Marion Koopmans, Erasmus University Medical Centre: This is a new disease, it’s threatening to the world, it’s socially disrupting, and we need to come up with ways of detecting it, controlling it, treating it, preventing it on the fly – to me, that is a Disease X
They called it “Disease X”. The epidemic-in-waiting. The World Health Organisation added it to a list of eight of humanity’s worst-known infectious diseases back in 2018. Didn’t have a name because it hadn’t happened. One aim of the list is to show the 194 countries that fund the United Nations body the threat from global public health emergencies, namely epidemics.
Ebola is there, bullet point No 2 – a virus thought to have jumped from African fruit bats to animals that humans butcher to eat. It kills about 50 per cent of the people it infects, mostly through massive loss of body fluids. The Ebola virus uses those same fluids – spit, blood, vomit – to infect humans that come into contact with them. A deadly swimmer.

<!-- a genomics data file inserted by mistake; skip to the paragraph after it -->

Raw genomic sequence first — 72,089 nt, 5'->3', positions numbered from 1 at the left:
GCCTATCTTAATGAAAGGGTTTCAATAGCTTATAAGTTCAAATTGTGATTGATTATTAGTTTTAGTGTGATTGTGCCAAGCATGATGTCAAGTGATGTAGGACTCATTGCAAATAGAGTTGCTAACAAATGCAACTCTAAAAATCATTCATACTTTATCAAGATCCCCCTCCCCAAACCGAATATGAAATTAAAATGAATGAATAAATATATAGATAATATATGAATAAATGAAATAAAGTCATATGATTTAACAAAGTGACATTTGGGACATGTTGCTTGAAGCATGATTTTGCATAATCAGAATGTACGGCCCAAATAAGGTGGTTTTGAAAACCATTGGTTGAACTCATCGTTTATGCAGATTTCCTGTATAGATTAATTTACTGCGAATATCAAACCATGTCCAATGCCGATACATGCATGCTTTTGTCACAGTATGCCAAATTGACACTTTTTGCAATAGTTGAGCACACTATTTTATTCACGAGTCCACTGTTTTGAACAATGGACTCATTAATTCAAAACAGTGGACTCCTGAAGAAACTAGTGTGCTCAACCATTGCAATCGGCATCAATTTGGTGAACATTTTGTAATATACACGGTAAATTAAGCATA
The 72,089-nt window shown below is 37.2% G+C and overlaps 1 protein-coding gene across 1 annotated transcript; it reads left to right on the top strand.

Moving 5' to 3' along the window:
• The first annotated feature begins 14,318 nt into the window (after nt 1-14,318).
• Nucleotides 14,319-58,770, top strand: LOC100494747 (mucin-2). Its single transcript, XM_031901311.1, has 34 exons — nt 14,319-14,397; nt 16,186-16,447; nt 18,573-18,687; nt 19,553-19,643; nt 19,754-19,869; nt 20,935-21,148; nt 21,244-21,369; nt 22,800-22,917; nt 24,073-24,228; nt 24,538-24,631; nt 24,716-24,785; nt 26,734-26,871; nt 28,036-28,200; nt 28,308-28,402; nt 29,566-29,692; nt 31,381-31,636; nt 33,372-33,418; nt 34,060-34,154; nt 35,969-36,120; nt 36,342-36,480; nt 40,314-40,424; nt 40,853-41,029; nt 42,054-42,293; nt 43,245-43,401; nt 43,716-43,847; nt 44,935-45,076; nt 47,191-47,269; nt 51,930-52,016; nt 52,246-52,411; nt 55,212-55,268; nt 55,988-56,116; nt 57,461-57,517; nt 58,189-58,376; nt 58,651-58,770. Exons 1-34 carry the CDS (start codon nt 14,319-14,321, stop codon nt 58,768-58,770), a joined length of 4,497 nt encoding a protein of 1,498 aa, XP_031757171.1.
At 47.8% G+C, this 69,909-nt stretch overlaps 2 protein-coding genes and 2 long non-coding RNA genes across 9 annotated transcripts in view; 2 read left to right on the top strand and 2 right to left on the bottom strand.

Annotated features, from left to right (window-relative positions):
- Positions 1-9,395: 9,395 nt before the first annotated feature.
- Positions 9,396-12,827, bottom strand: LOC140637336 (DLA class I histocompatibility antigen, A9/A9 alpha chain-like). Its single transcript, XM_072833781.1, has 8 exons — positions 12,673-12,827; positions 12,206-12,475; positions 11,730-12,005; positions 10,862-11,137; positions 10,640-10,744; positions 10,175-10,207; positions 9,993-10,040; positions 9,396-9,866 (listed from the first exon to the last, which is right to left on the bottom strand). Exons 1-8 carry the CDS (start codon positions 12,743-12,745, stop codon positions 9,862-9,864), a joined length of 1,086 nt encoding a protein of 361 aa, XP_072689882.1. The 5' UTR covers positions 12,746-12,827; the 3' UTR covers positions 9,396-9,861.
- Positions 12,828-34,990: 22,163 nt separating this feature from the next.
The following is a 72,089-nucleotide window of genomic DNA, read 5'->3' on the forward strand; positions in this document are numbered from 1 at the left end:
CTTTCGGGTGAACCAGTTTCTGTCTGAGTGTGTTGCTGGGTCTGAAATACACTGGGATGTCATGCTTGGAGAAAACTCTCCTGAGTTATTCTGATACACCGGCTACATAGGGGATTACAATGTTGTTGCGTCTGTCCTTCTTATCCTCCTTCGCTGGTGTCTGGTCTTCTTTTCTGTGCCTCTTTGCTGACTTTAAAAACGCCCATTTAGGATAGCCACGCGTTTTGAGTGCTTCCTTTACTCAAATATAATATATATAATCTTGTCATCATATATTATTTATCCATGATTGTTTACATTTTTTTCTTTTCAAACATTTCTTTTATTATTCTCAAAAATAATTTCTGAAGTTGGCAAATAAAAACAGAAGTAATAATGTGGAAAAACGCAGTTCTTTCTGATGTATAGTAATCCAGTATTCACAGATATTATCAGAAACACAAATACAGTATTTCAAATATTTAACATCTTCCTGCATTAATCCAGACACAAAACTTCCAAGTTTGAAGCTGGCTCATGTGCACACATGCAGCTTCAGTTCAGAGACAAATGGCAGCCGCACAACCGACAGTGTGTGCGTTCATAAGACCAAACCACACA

Severe acute respiratory syndrome is bullet point four. Sars can cause pneumonia and took the lives of more than 800 people, most of them in mainland China and Hong Kong, before largely vanishing by 2003, less than a year after it appeared.
Again, bats are thought to be the host for the virus, which subsequently got into animals that humans eat, in this case probably civet cats sold in China’s markets as meat. Sars doesn’t need to swim to infect, it can float between human hosts in droplets from coughs or sneezes, or get picked up by touching an infected surface.
Disease X is at the bottom of the list, bullet point eight. The description: “[it] represents the knowledge that a serious international epidemic could be caused by a pathogen currently unknown to cause human disease.”
This is a new disease, it’s threatening to the world, it’s socially disrupting, and we need to come up with ways of detecting it, controlling it, treating it, preventing it on the fly – to me, that is a Disease X
Marion Koopmans, Erasmus University Medical Centre
Want to read the whole article in the South China Morning Post/? look here.